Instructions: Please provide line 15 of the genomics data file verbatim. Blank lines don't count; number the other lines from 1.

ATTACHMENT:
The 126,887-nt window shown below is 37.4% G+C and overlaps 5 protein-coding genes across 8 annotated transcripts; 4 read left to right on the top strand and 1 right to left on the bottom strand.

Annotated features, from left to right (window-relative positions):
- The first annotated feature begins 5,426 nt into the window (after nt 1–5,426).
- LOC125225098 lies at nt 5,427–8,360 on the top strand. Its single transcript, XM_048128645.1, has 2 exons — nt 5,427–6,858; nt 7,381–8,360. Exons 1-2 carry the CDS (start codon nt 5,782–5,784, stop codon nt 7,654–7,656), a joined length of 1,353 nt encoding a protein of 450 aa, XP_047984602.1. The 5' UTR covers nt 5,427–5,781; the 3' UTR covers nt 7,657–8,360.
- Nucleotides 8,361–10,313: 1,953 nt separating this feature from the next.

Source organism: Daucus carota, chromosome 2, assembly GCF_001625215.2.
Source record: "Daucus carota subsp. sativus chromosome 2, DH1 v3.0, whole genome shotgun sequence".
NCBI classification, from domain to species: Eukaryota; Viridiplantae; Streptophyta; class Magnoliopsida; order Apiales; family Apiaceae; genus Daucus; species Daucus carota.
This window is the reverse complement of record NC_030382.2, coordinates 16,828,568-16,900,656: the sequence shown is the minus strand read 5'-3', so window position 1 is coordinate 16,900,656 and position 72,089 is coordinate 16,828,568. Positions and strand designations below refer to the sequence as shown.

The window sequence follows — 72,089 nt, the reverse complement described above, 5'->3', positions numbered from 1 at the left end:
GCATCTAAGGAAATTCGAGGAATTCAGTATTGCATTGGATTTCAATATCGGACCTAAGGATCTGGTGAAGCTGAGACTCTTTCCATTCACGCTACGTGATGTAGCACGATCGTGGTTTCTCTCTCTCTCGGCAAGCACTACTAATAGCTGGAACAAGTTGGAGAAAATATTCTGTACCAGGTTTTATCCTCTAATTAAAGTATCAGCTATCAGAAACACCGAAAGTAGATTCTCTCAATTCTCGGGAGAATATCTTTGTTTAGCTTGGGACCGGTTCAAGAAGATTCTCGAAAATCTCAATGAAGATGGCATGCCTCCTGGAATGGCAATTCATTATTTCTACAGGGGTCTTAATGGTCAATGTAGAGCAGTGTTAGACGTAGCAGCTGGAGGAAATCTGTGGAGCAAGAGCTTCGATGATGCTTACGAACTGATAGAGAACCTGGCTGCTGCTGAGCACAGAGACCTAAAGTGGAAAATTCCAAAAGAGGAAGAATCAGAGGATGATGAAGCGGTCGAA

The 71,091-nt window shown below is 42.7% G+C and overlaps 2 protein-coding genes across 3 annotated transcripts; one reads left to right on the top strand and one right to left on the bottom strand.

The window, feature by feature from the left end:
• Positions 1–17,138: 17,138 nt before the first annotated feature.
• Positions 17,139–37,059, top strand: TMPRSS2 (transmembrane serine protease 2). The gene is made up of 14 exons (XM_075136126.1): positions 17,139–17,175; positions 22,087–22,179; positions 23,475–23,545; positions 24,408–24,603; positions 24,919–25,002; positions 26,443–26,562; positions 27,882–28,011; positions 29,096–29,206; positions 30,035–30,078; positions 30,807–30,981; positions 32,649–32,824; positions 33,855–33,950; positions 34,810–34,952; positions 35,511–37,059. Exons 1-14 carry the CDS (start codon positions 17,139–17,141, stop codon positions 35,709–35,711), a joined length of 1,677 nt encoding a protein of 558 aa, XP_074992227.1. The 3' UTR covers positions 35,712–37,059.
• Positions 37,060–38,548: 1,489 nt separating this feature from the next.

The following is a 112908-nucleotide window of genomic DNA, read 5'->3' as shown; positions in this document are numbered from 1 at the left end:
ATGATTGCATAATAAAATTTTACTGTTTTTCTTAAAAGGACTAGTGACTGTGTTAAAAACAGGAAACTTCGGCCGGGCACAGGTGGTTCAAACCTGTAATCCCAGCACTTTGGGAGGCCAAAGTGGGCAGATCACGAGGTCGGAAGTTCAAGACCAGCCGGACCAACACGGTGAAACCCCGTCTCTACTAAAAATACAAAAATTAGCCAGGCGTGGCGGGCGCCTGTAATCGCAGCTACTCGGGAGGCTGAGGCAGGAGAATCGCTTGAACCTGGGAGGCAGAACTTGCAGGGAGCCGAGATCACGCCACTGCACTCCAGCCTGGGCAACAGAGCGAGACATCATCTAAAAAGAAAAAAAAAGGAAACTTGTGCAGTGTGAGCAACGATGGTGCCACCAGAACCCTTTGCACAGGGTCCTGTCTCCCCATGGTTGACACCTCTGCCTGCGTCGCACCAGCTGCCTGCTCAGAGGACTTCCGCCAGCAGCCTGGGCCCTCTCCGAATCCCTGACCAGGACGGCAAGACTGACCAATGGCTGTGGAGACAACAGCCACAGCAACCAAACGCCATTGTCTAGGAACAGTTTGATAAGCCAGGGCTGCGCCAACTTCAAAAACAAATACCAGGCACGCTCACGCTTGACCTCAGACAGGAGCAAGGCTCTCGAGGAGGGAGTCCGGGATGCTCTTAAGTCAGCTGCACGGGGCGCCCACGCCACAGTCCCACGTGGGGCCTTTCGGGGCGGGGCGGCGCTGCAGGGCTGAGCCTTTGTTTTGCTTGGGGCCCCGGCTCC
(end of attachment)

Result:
• Positions 17,139–37,059, top strand: TMPRSS2 (transmembrane serine protease 2). The gene is made up of 14 exons (XM_075136126.1): positions 17,139–17,175; positions 22,087–22,179; positions 23,475–23,545; positions 24,408–24,603; positions 24,919–25,002; positions 26,443–26,562; positions 27,882–28,011; positions 29,096–29,206; positions 30,035–30,078; positions 30,807–30,981; positions 32,649–32,824; positions 33,855–33,950; positions 34,810–34,952; positions 35,511–37,059. Exons 1-14 carry the CDS (start codon positions 17,139–17,141, stop codon positions 35,709–35,711), a joined length of 1,677 nt encoding a protein of 558 aa, XP_074992227.1. The 3' UTR covers positions 35,712–37,059.